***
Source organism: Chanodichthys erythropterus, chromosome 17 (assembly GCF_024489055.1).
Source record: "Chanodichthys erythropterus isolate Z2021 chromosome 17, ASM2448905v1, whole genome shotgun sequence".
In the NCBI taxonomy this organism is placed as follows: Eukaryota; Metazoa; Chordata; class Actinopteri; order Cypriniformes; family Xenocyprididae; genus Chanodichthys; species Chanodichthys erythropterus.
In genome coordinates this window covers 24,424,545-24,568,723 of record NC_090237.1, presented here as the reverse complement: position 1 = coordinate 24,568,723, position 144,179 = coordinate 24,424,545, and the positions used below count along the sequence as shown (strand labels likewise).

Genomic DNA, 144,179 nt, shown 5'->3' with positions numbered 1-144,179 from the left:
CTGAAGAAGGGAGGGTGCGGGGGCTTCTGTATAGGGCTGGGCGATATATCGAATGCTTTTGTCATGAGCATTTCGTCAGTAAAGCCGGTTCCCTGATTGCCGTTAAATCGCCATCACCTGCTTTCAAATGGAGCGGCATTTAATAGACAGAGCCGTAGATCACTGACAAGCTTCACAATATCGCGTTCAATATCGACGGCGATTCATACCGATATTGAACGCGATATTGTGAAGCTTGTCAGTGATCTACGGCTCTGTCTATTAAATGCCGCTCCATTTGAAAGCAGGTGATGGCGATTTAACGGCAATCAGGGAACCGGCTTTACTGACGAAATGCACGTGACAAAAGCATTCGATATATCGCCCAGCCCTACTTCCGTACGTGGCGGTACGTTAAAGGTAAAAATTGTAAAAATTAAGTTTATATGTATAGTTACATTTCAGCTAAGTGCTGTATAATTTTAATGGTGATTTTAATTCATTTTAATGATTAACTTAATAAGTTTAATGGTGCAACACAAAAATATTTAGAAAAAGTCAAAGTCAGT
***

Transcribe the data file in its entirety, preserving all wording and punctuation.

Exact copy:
Source organism: Chanodichthys erythropterus, chromosome 17 (assembly GCF_024489055.1).
Source record: "Chanodichthys erythropterus isolate Z2021 chromosome 17, ASM2448905v1, whole genome shotgun sequence".
In the NCBI taxonomy this organism is placed as follows: Eukaryota; Metazoa; Chordata; class Actinopteri; order Cypriniformes; family Xenocyprididae; genus Chanodichthys; species Chanodichthys erythropterus.
In genome coordinates this window covers 24,424,545-24,568,723 of record NC_090237.1, presented here as the reverse complement: position 1 = coordinate 24,568,723, position 144,179 = coordinate 24,424,545, and the positions used below count along the sequence as shown (strand labels likewise).

Genomic DNA, 144,179 nt, shown 5'->3' with positions numbered 1-144,179 from the left:
CTGAAGAAGGGAGGGTGCGGGGGCTTCTGTATAGGGCTGGGCGATATATCGAATGCTTTTGTCATGAGCATTTCGTCAGTAAAGCCGGTTCCCTGATTGCCGTTAAATCGCCATCACCTGCTTTCAAATGGAGCGGCATTTAATAGACAGAGCCGTAGATCACTGACAAGCTTCACAATATCGCGTTCAATATCGACGGCGATTCATACCGATATTGAACGCGATATTGTGAAGCTTGTCAGTGATCTACGGCTCTGTCTATTAAATGCCGCTCCATTTGAAAGCAGGTGATGGCGATTTAACGGCAATCAGGGAACCGGCTTTACTGACGAAATGCACGTGACAAAAGCATTCGATATATCGCCCAGCCCTACTTCCGTACGTGGCGGTACGTTAAAGGTAAAAATTGTAAAAATTAAGTTTATATGTATAGTTACATTTCAGCTAAGTGCTGTATAATTTTAATGGTGATTTTAATTCATTTTAATGATTAACTTAATAAGTTTAATGGTGCAACACAAAAATATTTAGAAAAAGTCAAAGTCAGT